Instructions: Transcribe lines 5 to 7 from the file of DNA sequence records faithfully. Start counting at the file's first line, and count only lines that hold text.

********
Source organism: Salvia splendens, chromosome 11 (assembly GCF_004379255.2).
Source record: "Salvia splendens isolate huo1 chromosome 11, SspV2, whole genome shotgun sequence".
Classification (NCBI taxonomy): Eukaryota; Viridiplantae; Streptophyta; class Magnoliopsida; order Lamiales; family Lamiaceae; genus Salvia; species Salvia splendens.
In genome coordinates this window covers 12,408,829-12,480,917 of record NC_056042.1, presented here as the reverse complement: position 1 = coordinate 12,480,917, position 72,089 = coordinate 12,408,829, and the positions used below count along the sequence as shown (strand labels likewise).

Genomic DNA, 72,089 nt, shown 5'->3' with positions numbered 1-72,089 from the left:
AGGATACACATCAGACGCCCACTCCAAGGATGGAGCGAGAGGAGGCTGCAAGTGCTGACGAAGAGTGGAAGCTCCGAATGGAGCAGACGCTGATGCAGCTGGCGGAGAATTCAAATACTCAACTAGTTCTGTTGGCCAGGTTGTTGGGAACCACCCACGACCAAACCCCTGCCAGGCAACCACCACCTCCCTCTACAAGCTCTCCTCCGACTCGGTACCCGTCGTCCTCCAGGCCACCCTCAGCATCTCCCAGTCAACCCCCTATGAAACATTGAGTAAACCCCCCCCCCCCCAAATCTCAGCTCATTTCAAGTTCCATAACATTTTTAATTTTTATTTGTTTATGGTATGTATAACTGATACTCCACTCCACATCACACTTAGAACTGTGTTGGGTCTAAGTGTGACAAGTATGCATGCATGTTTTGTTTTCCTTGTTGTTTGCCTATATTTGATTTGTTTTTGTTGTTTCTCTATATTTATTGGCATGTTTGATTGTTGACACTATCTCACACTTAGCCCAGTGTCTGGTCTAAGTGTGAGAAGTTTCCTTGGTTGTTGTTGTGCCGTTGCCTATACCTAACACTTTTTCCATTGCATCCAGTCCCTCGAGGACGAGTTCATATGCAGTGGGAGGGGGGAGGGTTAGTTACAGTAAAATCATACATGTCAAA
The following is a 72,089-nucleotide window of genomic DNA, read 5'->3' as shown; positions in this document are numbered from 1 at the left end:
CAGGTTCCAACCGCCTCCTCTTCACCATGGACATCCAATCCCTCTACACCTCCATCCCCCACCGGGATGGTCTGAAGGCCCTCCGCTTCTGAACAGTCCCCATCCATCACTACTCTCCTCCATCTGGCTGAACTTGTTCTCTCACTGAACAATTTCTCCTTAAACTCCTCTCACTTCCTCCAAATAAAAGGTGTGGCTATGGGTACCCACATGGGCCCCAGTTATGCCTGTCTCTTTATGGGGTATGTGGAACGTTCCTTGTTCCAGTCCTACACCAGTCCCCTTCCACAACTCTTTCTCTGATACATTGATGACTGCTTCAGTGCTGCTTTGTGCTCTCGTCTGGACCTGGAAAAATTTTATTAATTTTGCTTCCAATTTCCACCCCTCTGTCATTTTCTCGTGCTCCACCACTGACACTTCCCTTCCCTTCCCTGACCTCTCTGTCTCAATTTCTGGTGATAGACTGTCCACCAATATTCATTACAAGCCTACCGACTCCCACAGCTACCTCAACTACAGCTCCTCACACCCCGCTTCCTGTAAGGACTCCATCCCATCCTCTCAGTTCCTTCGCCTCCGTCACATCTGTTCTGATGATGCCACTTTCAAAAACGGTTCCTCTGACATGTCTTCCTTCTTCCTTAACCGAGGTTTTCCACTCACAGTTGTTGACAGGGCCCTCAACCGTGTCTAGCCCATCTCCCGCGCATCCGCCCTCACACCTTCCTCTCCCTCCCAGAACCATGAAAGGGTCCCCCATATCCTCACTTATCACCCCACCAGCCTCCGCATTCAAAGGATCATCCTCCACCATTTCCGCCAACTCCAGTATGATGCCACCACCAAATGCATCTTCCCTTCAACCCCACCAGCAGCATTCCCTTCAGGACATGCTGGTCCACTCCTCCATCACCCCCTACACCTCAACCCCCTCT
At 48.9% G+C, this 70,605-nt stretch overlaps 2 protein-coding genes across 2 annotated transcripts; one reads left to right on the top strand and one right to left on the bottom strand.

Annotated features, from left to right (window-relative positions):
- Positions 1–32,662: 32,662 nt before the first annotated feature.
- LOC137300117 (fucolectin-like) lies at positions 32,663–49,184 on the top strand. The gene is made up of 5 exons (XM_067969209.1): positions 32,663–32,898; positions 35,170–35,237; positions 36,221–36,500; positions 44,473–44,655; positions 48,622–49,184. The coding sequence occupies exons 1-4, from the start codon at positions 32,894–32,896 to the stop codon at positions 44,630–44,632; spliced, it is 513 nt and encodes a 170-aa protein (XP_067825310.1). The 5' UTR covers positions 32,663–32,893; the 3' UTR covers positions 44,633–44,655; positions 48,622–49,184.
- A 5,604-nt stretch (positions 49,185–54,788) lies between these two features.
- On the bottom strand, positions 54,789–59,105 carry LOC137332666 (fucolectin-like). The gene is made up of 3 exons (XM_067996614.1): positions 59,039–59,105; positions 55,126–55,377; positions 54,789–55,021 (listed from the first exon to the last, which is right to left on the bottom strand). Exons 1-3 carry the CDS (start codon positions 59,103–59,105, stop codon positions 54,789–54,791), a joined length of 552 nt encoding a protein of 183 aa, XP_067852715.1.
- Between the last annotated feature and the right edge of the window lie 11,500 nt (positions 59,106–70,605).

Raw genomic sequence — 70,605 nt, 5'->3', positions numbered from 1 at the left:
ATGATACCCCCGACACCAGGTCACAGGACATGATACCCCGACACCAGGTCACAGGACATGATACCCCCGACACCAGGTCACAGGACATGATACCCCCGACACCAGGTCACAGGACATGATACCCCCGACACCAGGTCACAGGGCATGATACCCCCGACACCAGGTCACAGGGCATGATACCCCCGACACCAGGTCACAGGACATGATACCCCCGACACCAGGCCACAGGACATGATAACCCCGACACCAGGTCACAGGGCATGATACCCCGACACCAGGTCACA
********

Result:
Genomic DNA, 72,089 nt, shown 5'->3' with positions numbered 1-72,089 from the left:
AGGATACACATCAGACGCCCACTCCAAGGATGGAGCGAGAGGAGGCTGCAAGTGCTGACGAAGAGTGGAAGCTCCGAATGGAGCAGACGCTGATGCAGCTGGCGGAGAATTCAAATACTCAACTAGTTCTGTTGGCCAGGTTGTTGGGAACCACCCACGACCAAACCCCTGCCAGGCAACCACCACCTCCCTCTACAAGCTCTCCTCCGACTCGGTACCCGTCGTCCTCCAGGCCACCCTCAGCATCTCCCAGTCAACCCCCTATGAAACATTGAGTAAACCCCCCCCCCCCCAAATCTCAGCTCATTTCAAGTTCCATAACATTTTTAATTTTTATTTGTTTATGGTATGTATAACTGATACTCCACTCCACATCACACTTAGAACTGTGTTGGGTCTAAGTGTGACAAGTATGCATGCATGTTTTGTTTTCCTTGTTGTTTGCCTATATTTGATTTGTTTTTGTTGTTTCTCTATATTTATTGGCATGTTTGATTGTTGACACTATCTCACACTTAGCCCAGTGTCTGGTCTAAGTGTGAGAAGTTTCCTTGGTTGTTGTTGTGCCGTTGCCTATACCTAACACTTTTTCCATTGCATCCAGTCCCTCGAGGACGAGTTCATATGCAGTGGGAGGGGGGAGGGTTAGTTACAGTAAAATCATACATGTCAAA
The following is a 72,089-nucleotide window of genomic DNA, read 5'->3' as shown; positions in this document are numbered from 1 at the left end: